Camden Close-Up: Jackie Hagan
Love Camden loves its local talent. We aim to celebrate everything cultural in the borough, from Hampstead to Kilburn, from the British Library to that little café around the corner - we are always out to show what Camden has to offer. As part of this we launched our Camden Close-Up series: interviews with artists, thinkers, entrepreneurs and downright interesting figures that live, work or are inspired by the borough.
This month we spoke to Jackie Hagan, whose show 'This Is Not A Safe Space' at Camden People's Theatre will run from 17 to 21 of April, featuring the real voices of proper skint disabled people about the complicated weirdness of being human. Expect puppetry, poetic comedy and more!
What would you would do if you weren’t doing this? What would your parallel life look like?
I’d still have my false leg (it lights up and is glitter ridden) but I would be an awesome dinner lady who’d champion the misfits and give the skint kids crisps.
What do you think is most important: luck, chance, opportunity or hard-graft?
You can graft yourself bone dry but if the opportunity isn’t there you’ve no chance. That’s why we need to make the system work for working class people - at the moment you’ve got to drag up as middle class to get by which is crackers.
What has been your most career defining moment to date and why?
Hitting rock bottom in a Salford psychiatric ward. I was heading towards academia which would have strangled me, instead I spent ten years untangling in a bedsit, it turns out I was really really angry at the world and couldn’t put it into words. Finding a voice (and finding your people) is massive.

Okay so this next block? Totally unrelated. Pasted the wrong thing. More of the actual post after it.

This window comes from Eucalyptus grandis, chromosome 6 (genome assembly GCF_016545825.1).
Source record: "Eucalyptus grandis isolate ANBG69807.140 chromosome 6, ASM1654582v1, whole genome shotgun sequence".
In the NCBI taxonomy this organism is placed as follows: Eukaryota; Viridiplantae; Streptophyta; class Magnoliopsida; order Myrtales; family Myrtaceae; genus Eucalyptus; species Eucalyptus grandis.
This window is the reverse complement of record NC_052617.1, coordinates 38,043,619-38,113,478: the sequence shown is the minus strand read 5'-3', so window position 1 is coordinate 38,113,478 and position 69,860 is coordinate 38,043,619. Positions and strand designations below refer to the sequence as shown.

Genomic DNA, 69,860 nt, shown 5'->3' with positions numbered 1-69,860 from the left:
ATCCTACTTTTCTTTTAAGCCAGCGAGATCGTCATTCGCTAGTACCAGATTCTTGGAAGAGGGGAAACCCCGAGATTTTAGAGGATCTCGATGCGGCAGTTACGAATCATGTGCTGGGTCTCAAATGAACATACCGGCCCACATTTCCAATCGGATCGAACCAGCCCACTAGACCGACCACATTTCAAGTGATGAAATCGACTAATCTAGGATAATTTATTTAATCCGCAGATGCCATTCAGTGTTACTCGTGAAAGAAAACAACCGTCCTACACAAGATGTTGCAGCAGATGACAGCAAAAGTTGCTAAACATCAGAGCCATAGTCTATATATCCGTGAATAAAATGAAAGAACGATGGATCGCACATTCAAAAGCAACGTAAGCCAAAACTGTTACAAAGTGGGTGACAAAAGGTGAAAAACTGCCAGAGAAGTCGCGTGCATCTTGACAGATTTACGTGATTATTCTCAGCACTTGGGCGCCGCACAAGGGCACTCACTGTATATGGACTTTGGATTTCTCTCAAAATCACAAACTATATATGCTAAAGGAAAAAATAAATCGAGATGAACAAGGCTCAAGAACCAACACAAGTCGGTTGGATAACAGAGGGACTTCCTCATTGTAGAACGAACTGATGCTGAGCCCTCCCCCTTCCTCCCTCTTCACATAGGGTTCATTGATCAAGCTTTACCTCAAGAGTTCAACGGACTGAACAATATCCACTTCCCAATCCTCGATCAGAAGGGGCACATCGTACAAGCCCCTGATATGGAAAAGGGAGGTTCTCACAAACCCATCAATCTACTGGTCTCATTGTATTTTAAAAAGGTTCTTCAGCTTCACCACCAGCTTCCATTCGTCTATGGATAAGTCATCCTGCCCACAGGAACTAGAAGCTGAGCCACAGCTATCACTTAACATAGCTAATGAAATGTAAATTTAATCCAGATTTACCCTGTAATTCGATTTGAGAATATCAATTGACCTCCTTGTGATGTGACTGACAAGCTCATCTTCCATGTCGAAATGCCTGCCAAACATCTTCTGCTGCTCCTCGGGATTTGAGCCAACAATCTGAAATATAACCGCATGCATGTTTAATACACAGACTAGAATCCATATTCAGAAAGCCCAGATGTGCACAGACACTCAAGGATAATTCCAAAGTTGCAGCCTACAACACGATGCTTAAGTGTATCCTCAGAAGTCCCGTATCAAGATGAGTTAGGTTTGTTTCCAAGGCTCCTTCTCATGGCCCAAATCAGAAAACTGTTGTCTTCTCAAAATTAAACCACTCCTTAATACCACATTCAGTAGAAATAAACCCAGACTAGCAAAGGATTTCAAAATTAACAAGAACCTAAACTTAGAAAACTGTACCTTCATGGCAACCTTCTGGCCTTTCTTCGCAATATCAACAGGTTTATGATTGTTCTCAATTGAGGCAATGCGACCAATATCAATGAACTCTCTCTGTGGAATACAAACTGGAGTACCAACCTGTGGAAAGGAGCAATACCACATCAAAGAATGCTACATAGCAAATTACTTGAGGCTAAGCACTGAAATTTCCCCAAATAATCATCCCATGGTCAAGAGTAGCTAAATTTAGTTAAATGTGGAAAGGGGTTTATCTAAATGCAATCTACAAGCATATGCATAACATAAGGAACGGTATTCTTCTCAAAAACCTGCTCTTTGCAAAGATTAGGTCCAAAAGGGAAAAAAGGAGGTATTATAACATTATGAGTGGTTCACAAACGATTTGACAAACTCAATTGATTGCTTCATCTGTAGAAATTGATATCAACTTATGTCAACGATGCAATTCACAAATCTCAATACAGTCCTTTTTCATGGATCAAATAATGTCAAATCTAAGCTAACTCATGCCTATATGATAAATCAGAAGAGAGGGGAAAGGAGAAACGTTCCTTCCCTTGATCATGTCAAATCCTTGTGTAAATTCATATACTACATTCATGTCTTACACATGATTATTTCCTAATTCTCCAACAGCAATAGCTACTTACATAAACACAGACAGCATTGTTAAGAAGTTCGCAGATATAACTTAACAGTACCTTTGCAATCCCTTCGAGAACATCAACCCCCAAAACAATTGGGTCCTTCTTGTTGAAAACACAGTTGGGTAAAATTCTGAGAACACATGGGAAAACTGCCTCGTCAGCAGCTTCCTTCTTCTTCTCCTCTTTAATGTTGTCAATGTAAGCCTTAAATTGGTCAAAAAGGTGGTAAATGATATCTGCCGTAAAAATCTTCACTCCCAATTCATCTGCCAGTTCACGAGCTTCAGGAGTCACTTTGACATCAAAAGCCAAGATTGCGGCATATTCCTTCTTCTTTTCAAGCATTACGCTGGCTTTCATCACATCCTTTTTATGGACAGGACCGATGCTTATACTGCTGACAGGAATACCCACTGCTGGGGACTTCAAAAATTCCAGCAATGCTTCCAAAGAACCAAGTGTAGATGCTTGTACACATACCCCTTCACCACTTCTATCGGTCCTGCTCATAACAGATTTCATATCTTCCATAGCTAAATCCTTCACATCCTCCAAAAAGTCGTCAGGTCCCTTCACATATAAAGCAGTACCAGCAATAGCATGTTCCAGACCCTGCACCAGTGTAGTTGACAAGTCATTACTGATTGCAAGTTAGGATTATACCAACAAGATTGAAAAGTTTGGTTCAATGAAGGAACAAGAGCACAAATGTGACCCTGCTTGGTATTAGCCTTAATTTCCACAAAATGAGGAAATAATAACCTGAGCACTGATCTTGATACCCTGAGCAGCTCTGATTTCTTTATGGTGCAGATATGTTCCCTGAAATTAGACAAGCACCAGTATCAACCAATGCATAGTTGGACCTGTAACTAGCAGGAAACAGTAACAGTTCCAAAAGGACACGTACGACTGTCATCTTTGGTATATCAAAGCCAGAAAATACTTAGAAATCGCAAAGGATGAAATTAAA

What are you most proud of and what are you least proud of……and why?
I’m proud of my hometown, Skem. It gets a lot of shit, it was a utopian new town in the 60s and now it’s studied in the GCSE syllabus as a failed project. The people in Skem are the funniest I’ve met - forthright and honest and always offer you a cup of tea right when you need it.
I’m least proud of times when I haven’t had the balls to speak up for what’s right.
Tell us a secret
Don't presume someone's middle class because they've got a neutral accent and a Fitbit.
Jackie Hagan is a working-class queer disabled poet, performer and theatre maker and a Jerwood Compton Poetry Fellow. Her work focuses on celebrating the experiences of people left out of the mainstream. Her solo show Some People Have Too Many Legs won the 2015 Saboteur Award for Best Spoken Word Show and toured nationally to venues including Hull Truck and Bristol Old Vic. Her play Cosmic Scallies was commissioned by Graeae and ran at the Edinburgh Festival Fringe in summer 2017.